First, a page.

* A collapse of the banking system and/or a failure of banking infrastructure (see Section 6.4) may mean that money and records are not available to enable transactions. Since some 97% of money is digital, and the global ability to print quality notes per unit of time is small, there is a possibility of an almost complete absence of tradable money.

* If production collapses in potential trading partners, there is likely to be increased banking intermediation risk, increased risks of civil unrest, and a loss of trust; one may not want to hold that country's currency as there is a large risk of not being able to exchange it for intrinsically useful assets. For similar reasons, they may not want to hold our currency. This becomes a mutually reinforcing feedback driving out monetary confidence globally.

* Money, and exchange rates we might say, are becoming opaque. Difficult to value in space (which supports trade) and time (which supports investment and saving), which together scupper economic life.

Bank intermediation, credit, and confidence in money holding value is the foundation of the complex trade-networks upon which we rely. The financial situation described will expose what heretofore has not been a problem; the mismatch between our dependencies upon globalised integrated supply-chains, local and regional monetary systems, and nationalised economic policy. A complete collapse in world-trade is an extreme but not unlikely consequence.

The failure of production within the economy will mean that almost all income is absorbed by food and energy, but there will be little income to pay for it. Importing energy, food, and inputs for the production process into a country will only be possible by exporting something of equal value because running trade deficits is based upon credit. Monetary opaqueness may mean that barter or hard currency (gold, oil, grain, wood) may be used to settle accounts.

With the collapse of production within a country comes the collapse of exports too, from which follows a further inability to import energy or materials to increase production. As explained earlier, modern economies produce almost nothing indigenously, increasing dramatically the probability of supply-chain breakdowns causing key inputs in the production processes to disappear, further stalling production. Thus countries are likely to remain trapped with limited economic activities.

And because our supply-chains are so complex and globalised, we may not be able to import important items even if we had something to exchange. This happens because our supplier may have lost some critical inputs into its supply-chain, or lost its operational, social, or informational capacity locally. This means that local supply-chain failures quickly become globalised.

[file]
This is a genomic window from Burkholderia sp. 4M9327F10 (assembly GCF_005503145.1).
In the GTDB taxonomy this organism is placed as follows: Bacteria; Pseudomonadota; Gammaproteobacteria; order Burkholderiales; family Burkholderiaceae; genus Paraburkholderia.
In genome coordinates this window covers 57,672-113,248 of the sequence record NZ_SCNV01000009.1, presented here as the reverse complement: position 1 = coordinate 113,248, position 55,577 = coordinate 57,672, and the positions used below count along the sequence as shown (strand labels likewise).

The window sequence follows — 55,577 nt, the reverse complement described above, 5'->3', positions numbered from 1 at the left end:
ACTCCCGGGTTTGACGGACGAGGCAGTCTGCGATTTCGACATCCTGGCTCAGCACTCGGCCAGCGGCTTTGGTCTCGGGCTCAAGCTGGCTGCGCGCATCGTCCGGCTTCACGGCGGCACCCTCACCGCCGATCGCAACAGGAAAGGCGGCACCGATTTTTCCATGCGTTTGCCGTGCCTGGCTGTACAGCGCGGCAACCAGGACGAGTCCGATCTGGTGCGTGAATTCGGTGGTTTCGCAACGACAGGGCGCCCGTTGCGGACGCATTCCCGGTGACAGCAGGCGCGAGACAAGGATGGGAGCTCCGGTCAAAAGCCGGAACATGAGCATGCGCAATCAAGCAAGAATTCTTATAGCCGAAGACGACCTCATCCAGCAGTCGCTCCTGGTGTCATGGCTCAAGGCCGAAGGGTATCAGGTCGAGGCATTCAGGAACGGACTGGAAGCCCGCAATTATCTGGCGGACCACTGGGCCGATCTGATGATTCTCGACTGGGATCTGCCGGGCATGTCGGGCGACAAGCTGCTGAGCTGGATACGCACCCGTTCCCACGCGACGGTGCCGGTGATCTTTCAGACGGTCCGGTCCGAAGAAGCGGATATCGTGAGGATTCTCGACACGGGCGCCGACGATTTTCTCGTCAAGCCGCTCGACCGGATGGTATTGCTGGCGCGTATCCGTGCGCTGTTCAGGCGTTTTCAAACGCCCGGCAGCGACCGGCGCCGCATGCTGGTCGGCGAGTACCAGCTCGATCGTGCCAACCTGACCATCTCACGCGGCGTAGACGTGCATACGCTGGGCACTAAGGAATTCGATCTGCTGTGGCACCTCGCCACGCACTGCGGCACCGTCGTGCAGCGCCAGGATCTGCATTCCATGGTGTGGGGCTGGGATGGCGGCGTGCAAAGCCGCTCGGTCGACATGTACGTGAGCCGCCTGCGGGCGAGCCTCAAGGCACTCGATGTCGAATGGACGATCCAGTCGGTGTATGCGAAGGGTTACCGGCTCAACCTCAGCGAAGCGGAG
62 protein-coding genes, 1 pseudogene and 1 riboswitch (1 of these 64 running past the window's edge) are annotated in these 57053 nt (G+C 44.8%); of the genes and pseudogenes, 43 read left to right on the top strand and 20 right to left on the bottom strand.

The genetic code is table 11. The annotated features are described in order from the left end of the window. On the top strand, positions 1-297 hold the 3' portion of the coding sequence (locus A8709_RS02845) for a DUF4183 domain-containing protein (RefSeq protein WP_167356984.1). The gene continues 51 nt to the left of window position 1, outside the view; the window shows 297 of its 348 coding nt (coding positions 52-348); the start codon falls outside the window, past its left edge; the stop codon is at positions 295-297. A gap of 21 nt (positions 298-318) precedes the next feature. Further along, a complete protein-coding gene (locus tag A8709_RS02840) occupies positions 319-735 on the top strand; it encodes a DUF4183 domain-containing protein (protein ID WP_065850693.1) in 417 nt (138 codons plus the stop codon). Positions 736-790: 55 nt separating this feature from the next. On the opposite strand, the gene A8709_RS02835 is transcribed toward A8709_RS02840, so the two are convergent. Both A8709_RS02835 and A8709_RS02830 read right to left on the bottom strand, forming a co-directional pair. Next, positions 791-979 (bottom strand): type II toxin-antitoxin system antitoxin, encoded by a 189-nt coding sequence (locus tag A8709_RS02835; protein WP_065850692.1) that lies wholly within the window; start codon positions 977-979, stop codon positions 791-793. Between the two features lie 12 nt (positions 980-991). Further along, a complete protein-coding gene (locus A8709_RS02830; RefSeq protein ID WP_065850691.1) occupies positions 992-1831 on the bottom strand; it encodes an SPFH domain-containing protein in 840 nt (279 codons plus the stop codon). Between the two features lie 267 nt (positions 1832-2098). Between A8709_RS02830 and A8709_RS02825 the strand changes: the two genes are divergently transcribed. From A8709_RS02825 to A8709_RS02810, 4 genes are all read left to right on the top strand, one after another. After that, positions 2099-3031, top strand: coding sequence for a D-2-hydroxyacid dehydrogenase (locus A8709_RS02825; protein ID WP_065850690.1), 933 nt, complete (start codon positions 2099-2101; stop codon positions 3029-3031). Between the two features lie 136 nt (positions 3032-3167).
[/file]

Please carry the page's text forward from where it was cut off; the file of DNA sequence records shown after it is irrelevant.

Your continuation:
6.3 Financial System Dynamics

Money only has value because it can be exchanged for a real asset such as food, clothing, or a train journey. As long as we share the confidence in monetary stability we can save, trade and invest. Like bonds and shares, it is a virtual asset, as it represents only a claim on something physically useful {58}. However, the current valuation of virtual assets towers over real productive assets on which their value is supposed to be based. A bond is valuable because we expect to be paid back with interest some years hence; paying twenty times earnings for shares in a company is a measure of confidence in the future growth of that company. The output of real productive assets must collapse because of energy and resource constraints and the failing operational fabric. The implication is that virtual wealth including pension funds, insurance collateral, and debt will become worthless.

The acknowledgment by market participants that peak oil is upon us, coupled with an understanding of the consequences is likely to permanently crash the global financial system. That is, the behavior of the market is based on a combination of (a) fundamental physical constraints, such as rising loan defaults induced by the current economic crisis, (b) energy and food price inflation, and (c) interactions of (a) and (b) with the hopes and fears of market participants, particularly their faith in the overall stability and continued growth of the system. The transition from a few market participants accepting the idea that peak oil is a major constraint, and large-scale acceptance can be very rapid, though the onset of the fast transition can be difficult to predict. In other words: growing government, corporate, and public acceptance of peak oil, will initiate a fear-driven conversion of a mountain of paper virtual assets into a mole-hill of resilient real assets which will help precipitate an irretrievable collapse of the financial and economic system. Such a transition can be expected to be fear-driven and mutually reinforcing. This is part of the reflexivity of markets, in George Soros's phrase; or an example of a positive feedback, in the language of dynamical systems. In this context we can understand reported pressure placed upon the International Energy Agency by the United States to overstate future production in its World Energy Outlook 2009 {59}.